to wash the dirt off our bodies.”
If limestone in buildings across America could speak they would tell of
how it all began in 1871 when the heart of Chicago was gutted down in
fire and a new city rose from the ashes. Trainloads of Indiana limestone
arrived to rebuild the old wooden city. Then on, a limestone fervor caught
on New York, Boston, Baltimore, Washington, St. Louis, Cincinnati, Philadelphia,
Detroit and all the big northern cities. America had come down with building
fever and the limestone came from southern Indiana.
The stone scooped out from here have provided the building blocks for
the world’s finest monuments such as the Empire State Building,
the Pentagon, Rockefeller Center, the National Cathedral, Grand Central
Station, San Francisco’s City Hall, Chicago’s Tribune Tower,
the Dallas Museum of Fine Arts, New York’s Metropolitan Museum of
Art, the Free Library of Philadelphia, Vanderbilt mansions, fourteen state
capitols and numerous banks, hospitals and homes. In the very edifice
of American culture and heritage, the light-ash colored durable limestone
from southern Indiana had etched a durable and indelible mark.
A block of limestone, about 5 miles west of Bloomington, says, “WELCOME
TO ELLETTSVILLE THE BUILDERS OF AMERICAN HISTORY.”
“So which buildings around here have your stone?” I asked
“You name it,” he said.
“The Union was built from stone from our company, the dormitories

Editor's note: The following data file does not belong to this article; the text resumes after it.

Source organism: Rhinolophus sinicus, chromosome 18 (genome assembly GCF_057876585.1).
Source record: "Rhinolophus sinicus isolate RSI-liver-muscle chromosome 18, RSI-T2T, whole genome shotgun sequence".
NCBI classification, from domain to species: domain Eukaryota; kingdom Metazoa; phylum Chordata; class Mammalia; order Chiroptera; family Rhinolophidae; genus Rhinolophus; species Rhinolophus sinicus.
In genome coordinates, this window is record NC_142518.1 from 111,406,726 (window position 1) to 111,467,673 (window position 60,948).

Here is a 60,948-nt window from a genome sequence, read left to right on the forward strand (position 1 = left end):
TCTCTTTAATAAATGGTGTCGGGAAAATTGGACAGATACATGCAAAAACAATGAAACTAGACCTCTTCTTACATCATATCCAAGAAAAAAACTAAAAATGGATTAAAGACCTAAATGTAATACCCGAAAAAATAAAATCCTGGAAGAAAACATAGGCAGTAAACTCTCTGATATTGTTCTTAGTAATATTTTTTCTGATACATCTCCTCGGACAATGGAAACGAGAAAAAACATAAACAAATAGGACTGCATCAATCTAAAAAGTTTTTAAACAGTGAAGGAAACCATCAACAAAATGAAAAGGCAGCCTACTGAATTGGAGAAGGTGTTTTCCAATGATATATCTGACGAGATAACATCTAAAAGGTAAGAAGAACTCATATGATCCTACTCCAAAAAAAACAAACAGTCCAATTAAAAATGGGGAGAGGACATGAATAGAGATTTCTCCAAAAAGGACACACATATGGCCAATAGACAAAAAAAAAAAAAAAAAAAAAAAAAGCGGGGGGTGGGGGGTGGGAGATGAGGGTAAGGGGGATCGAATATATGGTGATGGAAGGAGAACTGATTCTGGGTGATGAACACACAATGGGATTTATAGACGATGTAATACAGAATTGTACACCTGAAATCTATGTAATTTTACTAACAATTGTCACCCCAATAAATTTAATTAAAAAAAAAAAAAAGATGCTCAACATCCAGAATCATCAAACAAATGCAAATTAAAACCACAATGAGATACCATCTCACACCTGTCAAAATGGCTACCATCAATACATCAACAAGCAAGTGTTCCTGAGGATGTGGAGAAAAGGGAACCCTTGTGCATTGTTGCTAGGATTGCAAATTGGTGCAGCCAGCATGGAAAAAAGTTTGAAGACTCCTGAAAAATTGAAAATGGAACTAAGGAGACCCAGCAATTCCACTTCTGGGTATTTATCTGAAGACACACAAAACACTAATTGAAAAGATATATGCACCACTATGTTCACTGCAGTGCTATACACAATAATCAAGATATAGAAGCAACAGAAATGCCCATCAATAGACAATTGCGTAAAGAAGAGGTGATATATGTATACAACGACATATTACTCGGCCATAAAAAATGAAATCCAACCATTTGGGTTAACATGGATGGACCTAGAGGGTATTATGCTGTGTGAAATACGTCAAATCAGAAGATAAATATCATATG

on the corner of Tenth and Jordan. We did furnish some stone on the remodel
of the new library on 10th and Jordan, not the original, but the current
one. Then, the Business School, dormitories on the corner of 10th and
Woodlawn. The addition to the Chemistry building. What used to be the
main entrance to Union was from our company. Lot of stone used in building
houses in and around Bloomington were furnished by us. But outside of
Bloomington is where most of our stones went. We had an agent in Chicago,
through him we did a lot of business. Illinois, Michigan and Northern
Ohio areas, and Northern Indiana.”
After the rebuilding of Chicago in the late nineteenth century, the limestone
fever soared again in the 1920s, again in the boom after World War II,
and once again in the 1980s with skyscrapers frequently dotting American
skylines. After the Sept. 11 attacks in 2001, the Bybee Stone Co. in Ellettsville,
a company owned by Bob’s cousin Wilbur Bybee, sent around 45 truckloads
of limestone to rebuild the Pentagon.
It does not come as a surprise when on your way from Bloomington to Ellettsville,
you see several gaping holes in the earth on the side of the road. These
are the jigsaws of time. It would be easier imagining the truckloads back
to these abandoned quarries block by block, but seeing how the Pentagons,
or Empire State Buildings for that matter, could squeeze into such holes
Limestone has been a fascinating subject for geologists, builders and
poets as well. The cap of Mount Everest is made of it. But no matter how
far you go, you will find few places where the presence of this stone
is richer than it is in a narrow belt of hills and creek beds in southern
If the stones in these quarries could speak they’ll also tell you
numerous stories. They would tell you of 'Sneeze' Shields who squashed
his feet between limestone slabs while working in the quarry; the tales
of the small boys who carried drinking water in the quarries to quench
the thirst of quarrymen toiling under the scorching sun; the oiler who
fell down a derrick and six floors into a quarry and ended up as a sack
of bones; or about the drill-runner who sat leaning against a tilted block
to eat his lunch when the block fell over. If stones could speak…